You Can Complete Your Estate Plan During the Coronavirus Quarantine

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The coronavirus lockdown is happening in many states, following the lead of California, Illinois, Florida and New York. Kiplinger’s recent article entitled “How to Get Your Estate Plan Done While Under Coronavirus Quarantine” says that these isolation orders create unique issues with your ability to effectively establish or modify your estate plan.

The core documents for an estate plan are intended to oversee the management and distribution of your assets after you pass or in the event, you are incapacitated. Each document has requirements that must be met to be legally effective. Let’s look at some of these documents. Note that there is proposed federal legislation that would permit remote online notarization, and Illinois and New York have passed orders to allow notarization utilizing audiovisual technology.

Will. Every state has its own legal requirements for a will to be valid, and most require disinterested witnesses. Some states, like California, permit a will, otherwise requiring the signature of witnesses, to be valid with clear and convincing evidence of your intent for the will to be valid. An affidavit indicating that the will was signed as a result of the emergency conditions caused by the COVID-19 virus should satisfy this requirement.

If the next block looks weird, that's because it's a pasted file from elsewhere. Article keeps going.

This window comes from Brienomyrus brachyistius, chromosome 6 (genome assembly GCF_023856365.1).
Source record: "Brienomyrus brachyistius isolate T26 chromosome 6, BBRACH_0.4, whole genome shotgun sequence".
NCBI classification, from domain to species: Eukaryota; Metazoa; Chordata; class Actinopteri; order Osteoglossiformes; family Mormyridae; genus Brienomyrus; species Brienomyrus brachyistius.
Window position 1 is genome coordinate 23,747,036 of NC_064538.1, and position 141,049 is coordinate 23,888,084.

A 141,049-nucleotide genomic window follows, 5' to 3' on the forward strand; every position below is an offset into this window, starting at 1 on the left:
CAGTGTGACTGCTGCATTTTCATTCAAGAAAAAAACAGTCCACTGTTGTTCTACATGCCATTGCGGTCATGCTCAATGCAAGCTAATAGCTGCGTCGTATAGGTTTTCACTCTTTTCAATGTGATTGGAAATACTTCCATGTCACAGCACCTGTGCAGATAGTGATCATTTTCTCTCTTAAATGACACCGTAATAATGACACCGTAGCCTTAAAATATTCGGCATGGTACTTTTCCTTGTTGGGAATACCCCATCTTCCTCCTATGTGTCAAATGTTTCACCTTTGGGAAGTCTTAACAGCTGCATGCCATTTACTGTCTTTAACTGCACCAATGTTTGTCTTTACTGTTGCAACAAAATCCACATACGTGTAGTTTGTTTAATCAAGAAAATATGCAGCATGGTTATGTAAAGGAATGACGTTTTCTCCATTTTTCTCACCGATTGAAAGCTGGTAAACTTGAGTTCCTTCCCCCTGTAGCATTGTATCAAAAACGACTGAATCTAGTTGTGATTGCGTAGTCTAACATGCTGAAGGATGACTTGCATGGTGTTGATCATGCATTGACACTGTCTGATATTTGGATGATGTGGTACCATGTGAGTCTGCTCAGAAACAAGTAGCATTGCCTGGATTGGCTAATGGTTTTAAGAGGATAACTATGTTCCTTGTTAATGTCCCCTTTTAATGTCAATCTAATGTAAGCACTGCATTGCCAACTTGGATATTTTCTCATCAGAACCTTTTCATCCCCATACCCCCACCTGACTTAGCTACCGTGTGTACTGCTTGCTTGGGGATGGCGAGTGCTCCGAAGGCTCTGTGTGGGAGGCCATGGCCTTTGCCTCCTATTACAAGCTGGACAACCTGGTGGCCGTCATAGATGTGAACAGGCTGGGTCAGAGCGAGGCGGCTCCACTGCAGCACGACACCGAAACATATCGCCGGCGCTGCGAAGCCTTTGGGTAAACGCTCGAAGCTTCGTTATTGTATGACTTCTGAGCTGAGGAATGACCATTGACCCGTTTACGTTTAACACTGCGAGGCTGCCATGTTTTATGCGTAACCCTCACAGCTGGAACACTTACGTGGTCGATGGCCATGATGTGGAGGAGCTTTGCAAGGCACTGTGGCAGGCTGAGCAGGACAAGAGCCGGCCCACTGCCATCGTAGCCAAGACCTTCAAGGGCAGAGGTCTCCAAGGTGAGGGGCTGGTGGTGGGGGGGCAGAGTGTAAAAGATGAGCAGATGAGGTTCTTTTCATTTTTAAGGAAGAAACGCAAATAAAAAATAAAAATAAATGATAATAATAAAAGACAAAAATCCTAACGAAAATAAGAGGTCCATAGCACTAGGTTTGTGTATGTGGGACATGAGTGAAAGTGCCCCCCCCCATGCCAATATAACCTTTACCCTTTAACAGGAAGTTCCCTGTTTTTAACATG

Power of Attorney. This document designates an individual to make financial decisions regarding your assets and financial responsibilities if you’re unable to do so. This can include issues regarding retirement benefits, life, and medical insurance and the ability to continue payments to persons financially dependent on you. The durable general power of attorney is notarized in California.

Advance Health Care Directive. This document states whether you want your life extended by life support systems and if you want extraordinary measures to be taken. It may state that you wish to have a DNR (Do Not Resuscitate) in place.

HIPAA Authorization. Some states have their own medical privacy laws with separate requirements, and most powers of attorney provide that the designated persons can act if you’re unable to do so. Financial institutions typically require confirming letters from your doctor that you’re unable to act on your own behalf. To be certain that this agent can act on your behalf if needed, they should be given written access to see your medical information.

During quarantine, these requirements can be fluid and may change quickly. Be sure to work with an experienced estate planning attorney.

Reference: Kiplinger (March 30, 2020) “How to Get Your Estate Plan Done While Under Coronavirus Quarantine”

What Estate Planning Documents Does My Child Need Now That She’s an Adult?

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Your child may graduate from high school and head off to college or start a full-time job or vocational training program.

Although they’re still your children, the law sees them as are adults. As a result, parents’ “rights” to protect their adult children or make decisions for them immediately becomes quite limited. This remains the same, even if they have moved back home with you during California’s Stay at Home orders.